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    a very popular web-based game design environment. Global Kids http://olpglobalkids.org/ is using it to run social benefits game design contests and badging programs. They are getting 100+ new game design entries per week. From the parents' guide: Gamestar Mechanic is currently supported by a partnership between the Institute of Play and E-Line Media. The game was originally developed by Gamelab in partnership with the Institute of Play and the Academic Advanced Distributed Learning Co-Lab (AADLC) at the University of Wisconsin-Madison. Initial funding for the game and companion learning guides came from the John D. and Catherine T. MacArthur Foundation. The design of the game is based on research by some of the leading academics in the field including Katie Salen (Executive Director of the Institute of Play and curriculum author for the New York City Public School Quest To Learn) and James Paul Gee (author of What Video Games Have to Teach Us About Learning and Literacy).
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    This site has students creating games from scratch and putting them out into the world for feedback within the Gamestar Mechanic community. Students use math, problem solving, writing skills and more to make their games interesting. I think this could be used in the classroom as a theme-based project or just to get students interested in coding.
pjt111 taylor

Taking Yourself Seriously: Processes of Research and Engagement has been published « The Pumping Station - 3 views

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    This is a "field-book of tools and processes to help readers in all fields develop as researchers, writers, and agents of change." For more details and how to purchase: http://bit.ly/TYS2012. (Printing and distribution in Australia and Europe begins end of March.) Comments on the influence of this book's approach "I was able to get engaged in a project that I was able to actually use in work, which was extremely satisfying. The whole process encouraged me, and I felt very empowered as a change agent, which could be an exhilarating feeling." a healthcare professional and story-teller "I really had not been used to thinking about my own thinking, so learning to do that also helped me to slow down and start to look away from the career path that I had been taking for granted." a biologist-turned-web thinkinger "I found that the experience helped me to accept feedback from other professionals. I am more comfortable with listening to why my own ideas might not work or need further evaluation. This even happens to the point where I find reasons now to seek out this kind of feedback." a teacher "I had viewed research as a process of collecting information into a sort of database and reviewing it effectively. I have now revised my notions to include a more broad understanding of interconnectedness between people and ideas. An important part of research is to keep relationships going." an adult educator "One of the most useful ideas was the use of dialogue, which helps to slow down the procedures used by the company. There's a tension between management's need to make quick decisions and desire to have real dialogue around proposed changes-changes to the internal company operational procedures as well as to evaluating the quality of what the company is doing with its publications." a teacher, currently working in publishing "I was asked to pay attention to what I actually could do instead of what I could not. This enabled me to (1) step back and let go of a huge technic
Nigel Coutts

An Introduction to Design Design (Part Two) - 115 views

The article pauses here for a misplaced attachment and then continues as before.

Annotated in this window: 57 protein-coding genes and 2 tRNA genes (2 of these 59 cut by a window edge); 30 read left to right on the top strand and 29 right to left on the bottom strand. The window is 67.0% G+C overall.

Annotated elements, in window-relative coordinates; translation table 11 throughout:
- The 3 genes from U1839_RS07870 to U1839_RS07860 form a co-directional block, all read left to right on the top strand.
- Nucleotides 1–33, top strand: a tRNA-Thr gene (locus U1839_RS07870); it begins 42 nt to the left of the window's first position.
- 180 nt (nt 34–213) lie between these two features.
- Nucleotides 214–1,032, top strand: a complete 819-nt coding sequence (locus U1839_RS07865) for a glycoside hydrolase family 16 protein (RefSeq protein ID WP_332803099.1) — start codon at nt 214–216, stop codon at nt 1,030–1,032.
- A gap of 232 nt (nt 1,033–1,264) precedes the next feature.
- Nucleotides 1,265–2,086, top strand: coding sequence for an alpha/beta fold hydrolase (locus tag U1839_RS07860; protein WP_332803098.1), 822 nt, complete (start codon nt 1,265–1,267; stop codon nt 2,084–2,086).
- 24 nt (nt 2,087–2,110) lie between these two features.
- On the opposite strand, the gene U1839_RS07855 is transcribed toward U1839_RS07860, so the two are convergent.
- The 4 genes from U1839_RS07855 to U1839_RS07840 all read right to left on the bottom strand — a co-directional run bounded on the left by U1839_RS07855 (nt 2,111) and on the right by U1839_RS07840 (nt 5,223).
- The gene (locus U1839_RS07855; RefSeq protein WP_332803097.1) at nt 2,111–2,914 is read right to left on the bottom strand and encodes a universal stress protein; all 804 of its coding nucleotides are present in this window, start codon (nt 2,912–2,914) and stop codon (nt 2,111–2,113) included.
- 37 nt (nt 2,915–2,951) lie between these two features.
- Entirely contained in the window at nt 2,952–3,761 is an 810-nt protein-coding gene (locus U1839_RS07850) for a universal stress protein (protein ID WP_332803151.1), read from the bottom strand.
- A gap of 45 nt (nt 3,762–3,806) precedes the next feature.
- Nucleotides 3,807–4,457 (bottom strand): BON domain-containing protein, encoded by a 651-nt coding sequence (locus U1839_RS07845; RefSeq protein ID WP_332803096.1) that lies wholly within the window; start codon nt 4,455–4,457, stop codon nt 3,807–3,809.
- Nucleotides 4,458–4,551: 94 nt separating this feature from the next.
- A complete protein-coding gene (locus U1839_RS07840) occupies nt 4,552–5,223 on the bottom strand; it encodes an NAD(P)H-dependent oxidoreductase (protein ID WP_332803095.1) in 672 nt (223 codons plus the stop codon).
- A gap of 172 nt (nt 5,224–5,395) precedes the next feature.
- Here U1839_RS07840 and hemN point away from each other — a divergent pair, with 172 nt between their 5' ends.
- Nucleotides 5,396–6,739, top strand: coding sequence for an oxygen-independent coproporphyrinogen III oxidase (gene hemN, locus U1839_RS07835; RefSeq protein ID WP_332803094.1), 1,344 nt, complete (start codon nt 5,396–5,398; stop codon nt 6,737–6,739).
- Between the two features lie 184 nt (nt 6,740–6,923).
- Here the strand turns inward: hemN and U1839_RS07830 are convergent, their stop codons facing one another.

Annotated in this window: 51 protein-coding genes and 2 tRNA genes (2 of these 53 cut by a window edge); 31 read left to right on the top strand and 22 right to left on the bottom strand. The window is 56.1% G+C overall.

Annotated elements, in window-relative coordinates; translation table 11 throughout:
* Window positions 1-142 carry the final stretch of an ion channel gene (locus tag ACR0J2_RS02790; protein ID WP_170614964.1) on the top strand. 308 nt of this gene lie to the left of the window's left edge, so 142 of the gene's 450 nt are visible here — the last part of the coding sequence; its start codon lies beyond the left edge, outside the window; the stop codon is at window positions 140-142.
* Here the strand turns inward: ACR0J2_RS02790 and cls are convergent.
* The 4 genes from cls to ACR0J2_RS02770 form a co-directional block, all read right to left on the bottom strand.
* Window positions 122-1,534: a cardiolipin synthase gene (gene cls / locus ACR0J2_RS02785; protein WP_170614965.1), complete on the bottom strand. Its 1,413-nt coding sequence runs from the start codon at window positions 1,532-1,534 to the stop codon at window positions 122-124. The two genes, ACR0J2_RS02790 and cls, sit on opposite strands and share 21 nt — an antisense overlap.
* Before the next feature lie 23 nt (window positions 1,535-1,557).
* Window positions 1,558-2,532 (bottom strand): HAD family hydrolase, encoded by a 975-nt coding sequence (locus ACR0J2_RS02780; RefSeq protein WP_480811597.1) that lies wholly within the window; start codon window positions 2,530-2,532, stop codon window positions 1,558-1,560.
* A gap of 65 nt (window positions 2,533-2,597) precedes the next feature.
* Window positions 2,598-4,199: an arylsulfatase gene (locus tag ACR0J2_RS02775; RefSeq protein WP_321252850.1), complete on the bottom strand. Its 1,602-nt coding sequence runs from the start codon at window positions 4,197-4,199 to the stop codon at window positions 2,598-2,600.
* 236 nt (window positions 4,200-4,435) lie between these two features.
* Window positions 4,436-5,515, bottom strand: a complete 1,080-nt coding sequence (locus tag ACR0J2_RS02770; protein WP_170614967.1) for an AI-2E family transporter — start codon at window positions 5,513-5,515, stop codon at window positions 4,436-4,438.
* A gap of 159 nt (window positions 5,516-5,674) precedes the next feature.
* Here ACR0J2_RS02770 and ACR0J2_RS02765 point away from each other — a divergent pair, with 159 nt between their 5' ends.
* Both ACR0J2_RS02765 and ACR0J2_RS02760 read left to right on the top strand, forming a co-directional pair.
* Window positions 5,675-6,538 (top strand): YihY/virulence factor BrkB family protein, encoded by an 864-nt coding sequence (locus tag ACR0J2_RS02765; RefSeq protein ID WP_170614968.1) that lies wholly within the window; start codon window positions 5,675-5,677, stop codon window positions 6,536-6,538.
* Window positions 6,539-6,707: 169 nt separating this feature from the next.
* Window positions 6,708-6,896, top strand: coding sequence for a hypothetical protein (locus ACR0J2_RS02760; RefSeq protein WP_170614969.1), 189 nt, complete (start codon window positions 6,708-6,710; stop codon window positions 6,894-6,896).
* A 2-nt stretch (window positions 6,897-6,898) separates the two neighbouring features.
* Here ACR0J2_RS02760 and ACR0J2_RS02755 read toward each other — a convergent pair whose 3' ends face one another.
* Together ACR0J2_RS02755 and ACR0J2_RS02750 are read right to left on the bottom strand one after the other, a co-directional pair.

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    In the constructivist-learning model, engagement and experience combine with immersive environments and self-organisation of knowledge to establish a context in which learning occurs naturally. Constructivism has since the time of Dewey become closely affiliated with Project Based Learning and yet despite years of efforts to refine the process the result does not always match the promise. Design Design might be the answer.
Nigel Coutts

Project Zero Turns 50 - The Learner's Way - 29 views

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    This year is the fiftieth birthday of Harvard's Project Zero, a research project designed to explore the nature of design and learning and from this suggest pedagogies which align with what we know about the mind. For its birthday celebration Project Zero shared insights from its five decades of research with presentations from Howard Gardner, David Perkins, Shari Tasman, Steve Seidel and Daniel Wilson. The presentations revealed the changing nature of the work of Project Zero from its early days and focus on arts education to its current position as a research organisation with broad interests across education but with a focus on design, understanding and the workings of the mind.
Matt Renwick

Designing a Classroom Where Ithaca Students Can Learn Better and Longer - Ithaca Times : Family And Health - 41 views

  • Nearly every surface in the model classroom is writeable, including the walls and the desks.
  • When the work on the wall is the kid’s thinking, they then become the teachers.
  • We weren’t built to sit all day.
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  • Think blocks are a manipulative devise that allow kids to build ideas physically,” he said. “It allows students to think about their thinking
  • By changing the structure of the room we can change the behavior of the teachers and the behavior of the kids.
  • In terms of equipping the classroom, it’s not taking additional budget money because we have to periodically replace classroom furniture anyway; we’re just not replacing it with the traditional desks and chairs.
  • We heard deeper discussion about the texts they were working with
Jennie Snyder

Beginner's Guide to K-12 Design Design - LiveBinder - 58 views

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    LiveBinder with resources on Design Design in K-12 Education